If one was to compare MPs to boxers then Alun Michael, the new minister in charge of company law reform, would be the Nigel Benn of politics – a hardened veteran who knows what it’s like to get stuck in.
The 61-year-old Welshman has pushed anti-social behaviour orders through parliament and endured vociferous protests from the hunting-lobby for presiding over the divisive hunting bill – some so vicious that Michael had his car pelted with raw eggs and was forced to call off several government and party engagements.
But having survived his battles, Michael is now preparing to go 15 rounds with angst-ridden auditors and blood-thirsty investors, as he takes on responsibility for auditor liability reform.
As the new minister for industry in the revamped Department for Productivity, Energy and Industry, Michael will take over from Jacqui Smith who, according to some commentators, made auditor liability reform a personal crusade.
Smith played an integral part in brokering a deal between auditors and investors on the issue of auditor liability reform, but it will be left to Michael to ensure all her hard work doesn’t go to waste.
Michael, who holds the Cardiff South and Penarth seat, first came to parliament in 1987 when he inherited a safe Labour seat from former prime minister James Callaghan. He has been a member of the Queen’s privy council since 1998.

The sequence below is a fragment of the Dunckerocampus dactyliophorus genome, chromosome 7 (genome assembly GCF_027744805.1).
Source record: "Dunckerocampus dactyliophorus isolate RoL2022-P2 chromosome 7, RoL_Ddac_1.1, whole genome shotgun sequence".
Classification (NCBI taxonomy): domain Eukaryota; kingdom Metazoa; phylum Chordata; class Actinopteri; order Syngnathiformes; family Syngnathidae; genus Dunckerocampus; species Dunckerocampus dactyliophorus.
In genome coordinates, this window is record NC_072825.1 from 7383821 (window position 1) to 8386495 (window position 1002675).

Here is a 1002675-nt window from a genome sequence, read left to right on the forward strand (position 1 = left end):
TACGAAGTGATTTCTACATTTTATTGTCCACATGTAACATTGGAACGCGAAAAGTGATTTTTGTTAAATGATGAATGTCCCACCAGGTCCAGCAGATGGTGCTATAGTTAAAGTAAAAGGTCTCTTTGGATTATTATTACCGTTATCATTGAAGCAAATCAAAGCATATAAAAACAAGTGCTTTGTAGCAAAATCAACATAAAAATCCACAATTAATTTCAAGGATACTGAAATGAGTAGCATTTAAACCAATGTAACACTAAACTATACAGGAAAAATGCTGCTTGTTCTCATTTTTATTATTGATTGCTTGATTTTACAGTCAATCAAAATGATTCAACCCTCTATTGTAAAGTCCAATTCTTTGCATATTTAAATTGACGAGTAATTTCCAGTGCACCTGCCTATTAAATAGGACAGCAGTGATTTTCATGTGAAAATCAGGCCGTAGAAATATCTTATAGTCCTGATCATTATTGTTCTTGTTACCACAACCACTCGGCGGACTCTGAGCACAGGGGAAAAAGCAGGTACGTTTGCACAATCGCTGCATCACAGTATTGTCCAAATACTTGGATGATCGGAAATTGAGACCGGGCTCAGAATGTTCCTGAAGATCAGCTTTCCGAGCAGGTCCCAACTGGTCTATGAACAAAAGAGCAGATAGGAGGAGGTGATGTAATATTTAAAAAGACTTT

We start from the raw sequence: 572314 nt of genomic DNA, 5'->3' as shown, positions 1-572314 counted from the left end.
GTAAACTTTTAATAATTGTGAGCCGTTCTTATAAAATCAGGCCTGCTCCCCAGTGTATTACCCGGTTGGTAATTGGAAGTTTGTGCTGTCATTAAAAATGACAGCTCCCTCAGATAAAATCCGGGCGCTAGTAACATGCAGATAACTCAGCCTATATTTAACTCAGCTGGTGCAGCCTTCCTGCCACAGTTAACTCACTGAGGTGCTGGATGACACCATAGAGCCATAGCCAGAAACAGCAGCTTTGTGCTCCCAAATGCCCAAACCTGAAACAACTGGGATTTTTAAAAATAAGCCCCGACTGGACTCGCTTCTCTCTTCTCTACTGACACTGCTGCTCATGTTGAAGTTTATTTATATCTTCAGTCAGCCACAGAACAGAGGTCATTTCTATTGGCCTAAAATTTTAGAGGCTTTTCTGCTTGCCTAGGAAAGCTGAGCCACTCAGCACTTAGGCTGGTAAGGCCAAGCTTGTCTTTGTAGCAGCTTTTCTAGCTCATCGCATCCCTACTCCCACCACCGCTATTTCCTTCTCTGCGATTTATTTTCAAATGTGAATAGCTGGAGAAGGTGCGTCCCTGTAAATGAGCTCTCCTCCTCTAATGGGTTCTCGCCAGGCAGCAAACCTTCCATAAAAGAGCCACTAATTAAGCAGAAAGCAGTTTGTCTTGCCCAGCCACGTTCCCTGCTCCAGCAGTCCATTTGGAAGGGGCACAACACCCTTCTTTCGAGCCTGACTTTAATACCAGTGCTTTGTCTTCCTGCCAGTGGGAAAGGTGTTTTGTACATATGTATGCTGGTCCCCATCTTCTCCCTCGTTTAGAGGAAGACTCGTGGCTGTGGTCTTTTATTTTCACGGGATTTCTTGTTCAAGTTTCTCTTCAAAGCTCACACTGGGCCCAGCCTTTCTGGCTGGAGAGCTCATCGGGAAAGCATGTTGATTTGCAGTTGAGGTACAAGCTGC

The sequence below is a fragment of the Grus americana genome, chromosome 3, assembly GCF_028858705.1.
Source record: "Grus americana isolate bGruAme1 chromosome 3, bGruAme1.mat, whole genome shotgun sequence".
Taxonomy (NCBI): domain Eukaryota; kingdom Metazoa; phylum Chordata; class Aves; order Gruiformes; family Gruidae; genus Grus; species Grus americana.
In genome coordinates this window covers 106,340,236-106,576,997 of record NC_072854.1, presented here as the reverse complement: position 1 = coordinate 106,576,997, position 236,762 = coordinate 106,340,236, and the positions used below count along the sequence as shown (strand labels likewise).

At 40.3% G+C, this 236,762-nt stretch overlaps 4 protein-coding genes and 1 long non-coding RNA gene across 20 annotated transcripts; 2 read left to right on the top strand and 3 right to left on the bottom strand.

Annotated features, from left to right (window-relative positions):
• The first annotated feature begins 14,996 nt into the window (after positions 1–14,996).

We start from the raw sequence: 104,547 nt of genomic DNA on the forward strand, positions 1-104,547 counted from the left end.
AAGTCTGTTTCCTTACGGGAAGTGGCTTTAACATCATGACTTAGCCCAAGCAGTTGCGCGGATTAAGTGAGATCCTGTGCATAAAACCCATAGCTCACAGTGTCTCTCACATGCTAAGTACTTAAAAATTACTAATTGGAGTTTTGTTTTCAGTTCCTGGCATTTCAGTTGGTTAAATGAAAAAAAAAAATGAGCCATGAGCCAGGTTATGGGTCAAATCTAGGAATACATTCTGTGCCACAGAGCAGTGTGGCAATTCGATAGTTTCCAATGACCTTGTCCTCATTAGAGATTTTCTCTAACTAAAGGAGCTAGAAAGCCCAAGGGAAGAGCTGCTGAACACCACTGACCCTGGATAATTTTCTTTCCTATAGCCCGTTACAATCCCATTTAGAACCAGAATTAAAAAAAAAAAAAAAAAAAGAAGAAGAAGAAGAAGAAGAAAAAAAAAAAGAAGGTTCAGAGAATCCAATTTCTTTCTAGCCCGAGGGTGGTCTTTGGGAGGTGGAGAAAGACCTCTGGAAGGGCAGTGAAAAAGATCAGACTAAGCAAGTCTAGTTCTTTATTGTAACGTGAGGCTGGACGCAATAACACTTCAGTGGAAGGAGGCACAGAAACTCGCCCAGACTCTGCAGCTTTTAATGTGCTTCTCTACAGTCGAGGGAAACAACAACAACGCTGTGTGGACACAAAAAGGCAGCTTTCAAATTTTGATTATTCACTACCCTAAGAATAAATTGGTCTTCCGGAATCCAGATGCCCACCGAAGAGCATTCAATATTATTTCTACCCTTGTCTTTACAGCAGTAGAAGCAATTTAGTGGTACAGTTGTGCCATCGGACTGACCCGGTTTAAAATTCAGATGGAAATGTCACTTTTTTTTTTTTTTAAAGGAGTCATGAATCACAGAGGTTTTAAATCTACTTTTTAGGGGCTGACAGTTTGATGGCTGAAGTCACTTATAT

For Michael, formerly rural affairs minister, the main showdown will be with his fellow MPs and ministers. He will need to convince them that the company law reform bill, which includes changes to the liability regime, should stay on the political agenda.
Not nearly as controversial as fox hunting, nor as headline-grabbing ASBOs, Michael is likely to have a hard time persuading his colleagues to secure a parliamentary slot for the bill. The audit profession might have got lucky, however. Michael has proved to be a tough operator.
Having successfully steered the controversial fox-hunting bill through parliament, the Keele University graduate has also shown he has the skills to talk people round and the tenacity to deliver results in the face of strong opposition.
Nevertheless, indications are that Michael will have to use all his political know-how to keep liability reform in the spotlight, after one commentator described company law reform as being ‘important but never urgent’ among politicians.
So, although not as high profile as some of his other battles, Michael will have a fight on his hands. The accounting profession will hope his political fists are still loaded with thunder and that he will have another knock out to his name soon.
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